3. Ashley Hiscock Says:

    I’ve done more than my fair share of hating on Crossfit but I think that, ultimately, if someone is physically active because CF is the only thing they’ve ever tried and enjoyed, then it’s hard to hate it. Do I think Olympic lifts for time are a good idea? No. Do I think kipping pull ups are ridiculous? Yes. But again, if it gets people moving, then maybe it has its advantages. I just pray that the trainers/coaches have half a brain and can regress skills as necessary.

  4. Jon-Erik Kawamoto, MSc. Kin. (c), CSCS, CEP, FMS-1 Says:

    Thanks for your comment Ash. I would have to agree with you. I really don’t get kipping or butterfly pull ups, but that’s just me. I think the training atmosphere is amazing which we can all benefit from. Good point about regression – very important!

  5. Josh Howard Says:

    I agree with Chris. Why is it that CF has taken claims to so many traditional styles of lifting? Is there much value in endurance training in explosive lifting movements? Almost everything that I have read/learned over the course of my undergrad leads me to believe this is not the case.

    Also, this whole idea of training until you puke sends the wrong message to any newcomers in the exercise world. It is a hard enough task to get sedentary people into the gym. Add the idea of exercising until one become nauseous deters more people than it could possibly entice.

    Being able to jump higher, run faster, and throw further are all attributes that athlete aspire to, but we all know that being an elite athlete is hardly healthy. I wonder if this huge CF movement, propagated by Reebok, will do more harm than good for the masses.

    That being said, I do respect a lot of Crossfitters, there are some very athletic and driven individuals partaking in the CF philosophy. However, from the time it takes to actually learn how to do any power lifting or O-lifting, I would have to say that it is foolish to introduce the CF methodology to anyone other than an extremely experienced lifter.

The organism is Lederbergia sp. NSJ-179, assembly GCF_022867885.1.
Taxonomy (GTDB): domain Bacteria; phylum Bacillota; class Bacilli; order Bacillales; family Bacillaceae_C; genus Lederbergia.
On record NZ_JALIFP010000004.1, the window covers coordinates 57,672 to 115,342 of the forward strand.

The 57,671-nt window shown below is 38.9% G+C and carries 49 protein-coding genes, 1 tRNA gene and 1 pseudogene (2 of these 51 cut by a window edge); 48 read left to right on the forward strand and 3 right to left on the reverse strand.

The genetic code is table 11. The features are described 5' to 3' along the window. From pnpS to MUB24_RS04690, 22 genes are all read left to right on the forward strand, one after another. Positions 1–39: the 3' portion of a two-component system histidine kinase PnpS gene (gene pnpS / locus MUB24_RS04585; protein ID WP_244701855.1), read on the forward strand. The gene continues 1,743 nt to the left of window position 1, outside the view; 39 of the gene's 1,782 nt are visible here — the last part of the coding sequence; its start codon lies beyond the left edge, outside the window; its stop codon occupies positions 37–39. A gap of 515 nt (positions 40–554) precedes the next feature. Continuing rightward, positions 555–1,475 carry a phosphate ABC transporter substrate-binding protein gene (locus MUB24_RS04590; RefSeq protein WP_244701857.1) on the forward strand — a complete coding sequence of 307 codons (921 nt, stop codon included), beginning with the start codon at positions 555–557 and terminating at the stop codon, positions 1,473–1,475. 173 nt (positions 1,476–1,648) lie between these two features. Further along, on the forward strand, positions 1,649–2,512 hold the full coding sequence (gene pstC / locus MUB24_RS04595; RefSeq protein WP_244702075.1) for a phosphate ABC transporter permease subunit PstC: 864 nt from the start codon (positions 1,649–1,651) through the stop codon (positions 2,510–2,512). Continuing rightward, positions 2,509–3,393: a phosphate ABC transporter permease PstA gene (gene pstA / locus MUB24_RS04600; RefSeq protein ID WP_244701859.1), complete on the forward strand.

6. Jon-Erik Kawamoto, MSc. Kin. (c), CSCS, CEP, FMS-1 Says:

    Thanks for your comment Josh. It was discussed in my previous CF post that CF gyms that “grade” or “regress” exercises specific to the population training is very important. I also respect a lot of CF athletes as some of the workouts are pretty damn demanding, physically and mentally. It will be interesting to see where CF goes with the “help” of Reebok. I don’t think CF aims at making their athletes nauseous, even though they used to give out t-shirts to those who puked. From what I’ve heard, puking isn’t that common anymore in CF gyms. It will also be interesting to see how CF evolves with all the criticism surrounding its principles.

  7. Curb Ivanic Says:

    Good stuff JK. I’ve softened my stance on CF but still see a huge need for sport-specific periodization. And glad you pointed out many of these methods have been around for a LONG time. I think what pissed a lot of S & C coaches off with CF were some of arrogant and outrageous claims made by the CF leadership in the beginning. CF is one of many ways to train, not THE only way to train.

  8. Jon-Erik Kawamoto, MSc. Kin. (c), CSCS, CEP, FMS-1 Says:

    Thanks for the comment Curb, I would have to agree, but this is a major selling feature of CF – training for the unknown, constant varied training, etc. I don’t see them changing this feature of their workouts. And you’re right, CF is one of MANY ways to train – not the only way.